The intention for our “Guide to Covid-19: Government Relief Programs in Canada” is to help businesses and individuals to cut through the noise and make sure they’re getting all the help they can receive from the federal and provincial programs.

Federal programs include:

  • Small Business Wage Subsidy

  • Canada Emergency Wage Subsidy

  • Canada Emergency Business Account

  • Canada Emergency Response Benefit

  • Student Loan Programs

Individual provincial programs include:

  • Utilities

  • Housing

  • Student Loan Programs

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Everybody understands the value of life insurance and most of us who take our finances seriously have a solid life insurance policy in place. But what happens if you are unlucky enough to sustain a serious illness, chronic disease or disability which prevents you from working? Such a scenario could be disastrous for your family finances and this is where disability insurance comes in.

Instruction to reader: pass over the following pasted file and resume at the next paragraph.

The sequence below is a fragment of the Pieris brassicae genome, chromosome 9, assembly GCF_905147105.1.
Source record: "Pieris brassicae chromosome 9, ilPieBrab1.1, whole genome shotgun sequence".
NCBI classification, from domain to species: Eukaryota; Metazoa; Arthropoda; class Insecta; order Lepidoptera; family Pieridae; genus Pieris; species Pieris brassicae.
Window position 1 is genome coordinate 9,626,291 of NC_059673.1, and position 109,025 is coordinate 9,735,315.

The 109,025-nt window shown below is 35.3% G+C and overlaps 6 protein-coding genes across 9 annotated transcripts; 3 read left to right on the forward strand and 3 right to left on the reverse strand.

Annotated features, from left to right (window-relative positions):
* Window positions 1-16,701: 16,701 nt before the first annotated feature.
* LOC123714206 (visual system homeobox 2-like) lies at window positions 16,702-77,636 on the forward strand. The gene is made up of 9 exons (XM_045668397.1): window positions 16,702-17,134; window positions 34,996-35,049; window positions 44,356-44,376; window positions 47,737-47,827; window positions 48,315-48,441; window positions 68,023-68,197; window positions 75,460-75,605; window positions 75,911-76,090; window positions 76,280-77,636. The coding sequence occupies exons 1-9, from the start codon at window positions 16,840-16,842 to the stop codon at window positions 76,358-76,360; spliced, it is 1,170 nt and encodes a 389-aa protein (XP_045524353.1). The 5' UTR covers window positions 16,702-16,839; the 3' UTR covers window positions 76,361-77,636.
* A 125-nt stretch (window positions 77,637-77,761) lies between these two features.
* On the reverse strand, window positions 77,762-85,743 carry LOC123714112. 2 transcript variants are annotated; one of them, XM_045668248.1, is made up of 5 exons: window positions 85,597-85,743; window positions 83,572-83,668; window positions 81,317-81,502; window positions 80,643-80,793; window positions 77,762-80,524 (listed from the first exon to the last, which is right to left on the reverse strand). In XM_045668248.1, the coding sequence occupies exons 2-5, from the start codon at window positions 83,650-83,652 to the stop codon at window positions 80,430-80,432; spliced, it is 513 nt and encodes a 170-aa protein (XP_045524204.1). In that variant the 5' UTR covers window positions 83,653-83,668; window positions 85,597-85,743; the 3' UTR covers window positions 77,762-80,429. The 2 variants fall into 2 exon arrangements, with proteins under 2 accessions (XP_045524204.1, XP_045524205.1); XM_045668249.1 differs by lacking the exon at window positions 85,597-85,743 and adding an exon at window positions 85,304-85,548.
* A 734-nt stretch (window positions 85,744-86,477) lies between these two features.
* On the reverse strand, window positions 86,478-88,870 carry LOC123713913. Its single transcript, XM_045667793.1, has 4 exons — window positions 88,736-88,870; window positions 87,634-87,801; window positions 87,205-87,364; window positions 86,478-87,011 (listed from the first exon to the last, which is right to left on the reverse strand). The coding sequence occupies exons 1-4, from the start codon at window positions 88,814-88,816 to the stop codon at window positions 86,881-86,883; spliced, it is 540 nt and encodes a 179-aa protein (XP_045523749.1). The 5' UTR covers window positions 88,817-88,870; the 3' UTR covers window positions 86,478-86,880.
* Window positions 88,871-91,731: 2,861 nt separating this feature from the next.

Everybody understands the value of life insurance and most of us who take our finances seriously have a solid life insurance policy in place. But what happens if you are unlucky enough to sustain a serious illness, chronic disease or disability which prevents you from working? Such a scenario could be disastrous for your family finances and this is where disability insurance comes in.

What is disability insurance?

Disability insurance provides you with a portion of your income in the event that you suffer from an illness or accident which means that you can’t work, either temporarily or on a permanent basis.

Studies show that you are actually more likely to sustain a disability during the course of your working life than to die whilst of working age. A disability can have a dramatic and long-term impact on your earning potential – in fact, the Council for Disability Awareness has found that the average absence from work for a long term disability is nearly three years.*

Types of disability insurance

There are two main types of policy – short-term and long-term disability insurance.

Short-term disability insurance generally offers the policyholder a maximum of 6 months of benefits.

Long-term disability insurance usually kicks in at the end of a short-term disability insurance. Policies differ in terms of the length of time that they offer benefits for and the criteria that must be fulfilled to be eligible.